Gradual pick up seen in basic materials sector

RHB Research says it continues to favour basic materials companies that are the key beneficiaries of the China border reopening scenario, a strong US dollar and environmental, social and governance preposition standouts.

PETALING JAYA: The basic materials sector is expected to pick up gradually, underpinned by the easing inflationary pressure, tightness in global aluminium supply and potential demand from the reopening of China’s economy, says RHB Research.

In terms of strategy, the research house continues to favour basic materials companies which are the key beneficiaries of the China border reopening scenario, a strong US dollar and environmental, social and governance (ESG) preposition standouts.

Hence, its top pick is Press Metal Aluminium Holdings Bhd given its proxy as a low-carbon-producing aluminium smelter in Asean, RHB Research said in its latest report.

Press Metal is also a beneficiary of the structural demand shift towards Asian smelters after European smelters’ production was impeded by the energy crisis, it added.

The research house said the group’s management is cautiously optimistic on the aluminium sector outlook following the reopening of China’s economy which accounts for 60% of global demand, ongoing tightness in global inventory and a favourable alumina-to-aluminium cost ratio.

Press Metal has also guided a hedging policy of 35% to 40% at the US$2,400-US$2,500 (RM10,831-RM11,283) per tonne for 2023, 30% at US$2,600 (RM11,734) for 2024 and 15% at US$2,700 (RM12,185) per tonne and above for 2025, it said.

“In the near term, we expect the London Metal Exchange aluminium prices to trade within the US$2,500-US$2,600 (RM11,283-RM11,734) per tonne band,” it added.

On cement outlook, RHB Research is cautiously optimistic on the sector, underpinned by the recent sharp correction in key raw material prices such as coal, which accounts for about 50% of the total production cost.

The other factor to consider is potential improvement in operating efficiency, post-industry consolidation in peninsular Malaysia, it added.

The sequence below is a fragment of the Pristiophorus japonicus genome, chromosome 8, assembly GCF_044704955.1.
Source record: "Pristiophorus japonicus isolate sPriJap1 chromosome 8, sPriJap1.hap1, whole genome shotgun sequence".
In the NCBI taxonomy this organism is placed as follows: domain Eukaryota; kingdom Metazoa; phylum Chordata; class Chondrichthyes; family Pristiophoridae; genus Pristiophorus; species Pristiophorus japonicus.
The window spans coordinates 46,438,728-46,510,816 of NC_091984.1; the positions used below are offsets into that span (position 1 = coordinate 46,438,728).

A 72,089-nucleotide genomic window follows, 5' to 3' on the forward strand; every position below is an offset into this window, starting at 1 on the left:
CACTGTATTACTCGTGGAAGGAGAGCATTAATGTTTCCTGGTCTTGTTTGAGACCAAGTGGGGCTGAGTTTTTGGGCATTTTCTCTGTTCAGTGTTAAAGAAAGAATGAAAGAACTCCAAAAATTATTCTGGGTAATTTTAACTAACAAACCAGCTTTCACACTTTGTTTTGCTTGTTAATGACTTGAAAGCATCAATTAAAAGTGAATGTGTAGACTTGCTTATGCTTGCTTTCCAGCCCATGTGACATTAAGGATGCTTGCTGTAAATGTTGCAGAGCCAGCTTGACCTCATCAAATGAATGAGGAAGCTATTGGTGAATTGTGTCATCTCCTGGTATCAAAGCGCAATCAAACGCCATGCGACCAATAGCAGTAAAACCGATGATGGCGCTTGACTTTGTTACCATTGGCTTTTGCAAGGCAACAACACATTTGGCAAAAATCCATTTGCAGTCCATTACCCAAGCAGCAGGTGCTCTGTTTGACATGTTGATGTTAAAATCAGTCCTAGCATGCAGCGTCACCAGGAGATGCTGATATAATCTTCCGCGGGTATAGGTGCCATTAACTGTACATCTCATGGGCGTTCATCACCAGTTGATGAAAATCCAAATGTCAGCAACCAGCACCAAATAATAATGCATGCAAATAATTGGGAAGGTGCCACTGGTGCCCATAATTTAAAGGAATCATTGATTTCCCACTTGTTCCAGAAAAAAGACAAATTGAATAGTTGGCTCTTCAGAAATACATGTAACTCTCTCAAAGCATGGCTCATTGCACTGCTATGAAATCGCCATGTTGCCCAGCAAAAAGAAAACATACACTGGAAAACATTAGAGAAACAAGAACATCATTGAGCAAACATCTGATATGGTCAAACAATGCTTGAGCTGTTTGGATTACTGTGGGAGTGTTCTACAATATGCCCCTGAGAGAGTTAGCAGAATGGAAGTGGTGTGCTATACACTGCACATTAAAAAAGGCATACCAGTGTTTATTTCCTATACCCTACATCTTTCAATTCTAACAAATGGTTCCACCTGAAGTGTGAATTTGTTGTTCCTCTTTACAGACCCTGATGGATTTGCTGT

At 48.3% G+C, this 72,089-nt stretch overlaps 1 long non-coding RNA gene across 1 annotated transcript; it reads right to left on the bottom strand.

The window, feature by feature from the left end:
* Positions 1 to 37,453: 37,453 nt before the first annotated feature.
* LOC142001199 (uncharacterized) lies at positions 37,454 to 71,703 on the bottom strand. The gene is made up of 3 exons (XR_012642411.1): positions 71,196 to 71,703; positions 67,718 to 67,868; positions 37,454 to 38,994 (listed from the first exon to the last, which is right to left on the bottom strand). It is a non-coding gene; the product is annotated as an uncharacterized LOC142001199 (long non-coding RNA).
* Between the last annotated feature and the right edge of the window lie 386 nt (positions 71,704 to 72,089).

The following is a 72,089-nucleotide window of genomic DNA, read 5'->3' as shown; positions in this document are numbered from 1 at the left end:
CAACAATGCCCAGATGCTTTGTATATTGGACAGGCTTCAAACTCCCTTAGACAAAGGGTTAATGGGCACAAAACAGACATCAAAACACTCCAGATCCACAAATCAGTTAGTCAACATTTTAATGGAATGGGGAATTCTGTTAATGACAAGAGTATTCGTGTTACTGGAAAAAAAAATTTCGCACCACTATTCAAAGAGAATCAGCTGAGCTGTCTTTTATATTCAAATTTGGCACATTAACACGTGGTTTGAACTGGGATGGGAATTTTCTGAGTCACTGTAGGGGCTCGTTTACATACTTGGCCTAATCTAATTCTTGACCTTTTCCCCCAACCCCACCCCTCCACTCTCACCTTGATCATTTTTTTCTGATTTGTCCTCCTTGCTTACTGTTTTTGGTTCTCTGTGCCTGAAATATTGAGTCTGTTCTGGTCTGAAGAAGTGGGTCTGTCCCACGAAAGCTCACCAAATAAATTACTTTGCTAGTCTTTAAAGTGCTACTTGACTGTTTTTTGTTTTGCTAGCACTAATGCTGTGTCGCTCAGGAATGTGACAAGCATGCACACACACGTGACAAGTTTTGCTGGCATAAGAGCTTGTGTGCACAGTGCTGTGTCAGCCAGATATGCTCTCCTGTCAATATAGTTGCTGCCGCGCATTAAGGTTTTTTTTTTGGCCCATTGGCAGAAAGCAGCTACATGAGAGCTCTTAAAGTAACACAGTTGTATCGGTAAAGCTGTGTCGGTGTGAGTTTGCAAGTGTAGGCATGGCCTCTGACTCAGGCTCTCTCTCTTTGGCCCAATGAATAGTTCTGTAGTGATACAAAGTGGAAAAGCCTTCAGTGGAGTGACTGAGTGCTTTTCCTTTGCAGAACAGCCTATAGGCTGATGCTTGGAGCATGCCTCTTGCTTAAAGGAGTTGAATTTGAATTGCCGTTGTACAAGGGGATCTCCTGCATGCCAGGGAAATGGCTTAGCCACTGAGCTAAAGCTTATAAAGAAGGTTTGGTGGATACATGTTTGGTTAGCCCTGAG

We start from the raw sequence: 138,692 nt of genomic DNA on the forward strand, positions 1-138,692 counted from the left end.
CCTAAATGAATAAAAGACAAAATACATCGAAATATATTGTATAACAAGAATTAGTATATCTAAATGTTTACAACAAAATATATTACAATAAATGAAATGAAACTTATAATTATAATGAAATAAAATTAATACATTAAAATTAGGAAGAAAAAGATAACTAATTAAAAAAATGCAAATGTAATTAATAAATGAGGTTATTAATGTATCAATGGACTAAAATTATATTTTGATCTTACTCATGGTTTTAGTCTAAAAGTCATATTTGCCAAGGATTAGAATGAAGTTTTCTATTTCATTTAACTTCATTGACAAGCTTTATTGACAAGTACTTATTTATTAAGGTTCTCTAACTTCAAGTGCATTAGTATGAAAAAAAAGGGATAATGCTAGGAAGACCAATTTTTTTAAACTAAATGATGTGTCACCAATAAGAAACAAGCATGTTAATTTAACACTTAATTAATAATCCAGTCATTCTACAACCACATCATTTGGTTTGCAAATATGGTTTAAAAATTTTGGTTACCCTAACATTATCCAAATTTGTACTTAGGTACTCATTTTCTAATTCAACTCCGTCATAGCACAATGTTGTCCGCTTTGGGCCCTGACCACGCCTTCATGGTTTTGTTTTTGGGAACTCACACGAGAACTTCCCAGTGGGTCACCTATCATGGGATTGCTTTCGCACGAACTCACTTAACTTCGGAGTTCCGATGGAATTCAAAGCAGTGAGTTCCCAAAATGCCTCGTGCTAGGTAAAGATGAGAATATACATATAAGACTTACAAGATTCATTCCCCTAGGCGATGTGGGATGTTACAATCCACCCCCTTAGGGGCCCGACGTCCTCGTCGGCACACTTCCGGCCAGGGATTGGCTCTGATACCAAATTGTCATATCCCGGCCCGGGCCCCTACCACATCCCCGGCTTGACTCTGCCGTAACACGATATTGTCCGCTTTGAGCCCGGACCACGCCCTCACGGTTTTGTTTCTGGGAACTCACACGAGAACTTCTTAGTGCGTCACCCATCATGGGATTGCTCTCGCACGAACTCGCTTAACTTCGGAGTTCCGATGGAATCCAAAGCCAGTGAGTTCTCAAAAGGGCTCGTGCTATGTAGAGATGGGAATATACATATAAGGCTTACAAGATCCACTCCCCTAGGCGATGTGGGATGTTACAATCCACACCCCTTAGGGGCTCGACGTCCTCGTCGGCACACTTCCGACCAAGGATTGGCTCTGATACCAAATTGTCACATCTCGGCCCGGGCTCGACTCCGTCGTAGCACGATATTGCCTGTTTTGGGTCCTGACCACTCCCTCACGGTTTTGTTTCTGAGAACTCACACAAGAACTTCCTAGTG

“We believe cement makers under our coverage, especially Cahya Mata Sarawak Bhd (CMS), are the prime beneficiaries under Budget 2023’s higher allocation for Sabah and Sarawak.

“We also expect demand for cement in Sarawak to provide earnings visibility through ongoing state construction projects such as Baleh Dam slated for completion by 2026, Sarawak coastal road and second trunk road and the Pan Borneo Highway,” it said.

The average bulk cement average selling price (ASP) recorded RM390 per tonne in January, up 11.1% month-on-month. The continuing upward trend is attributable to the elevated coal prices, it noted.

Post-financial year 2022 (FY22) results, RHB Research said companies under its coverage – Press Metal, CMS and Malayan Cement Bhd – reported below-expectation results.

“Despite a weaker fourth quarter due to softer realised aluminium prices, higher forex loss and elevated carbon anode price, Press Metal’s top line and bottom line recorded commendable double-digit growths, thanks to a higher production volume from the full commissioning of Samalaju Phase 3.

“Malayan Cement’s first half FY23 results were below expectations, recording a core net profit of RM13.2mil – as a result of elevated coal prices and weaker volume sold, offset by a higher cement ASP during the quarter.

“Meanwhile, CMS’ results were also below expectations, due to the impact from elevated coal prices and higher maintenance costs,” it said.

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basicmaterials , pickup , inflation , tightsupply , demand


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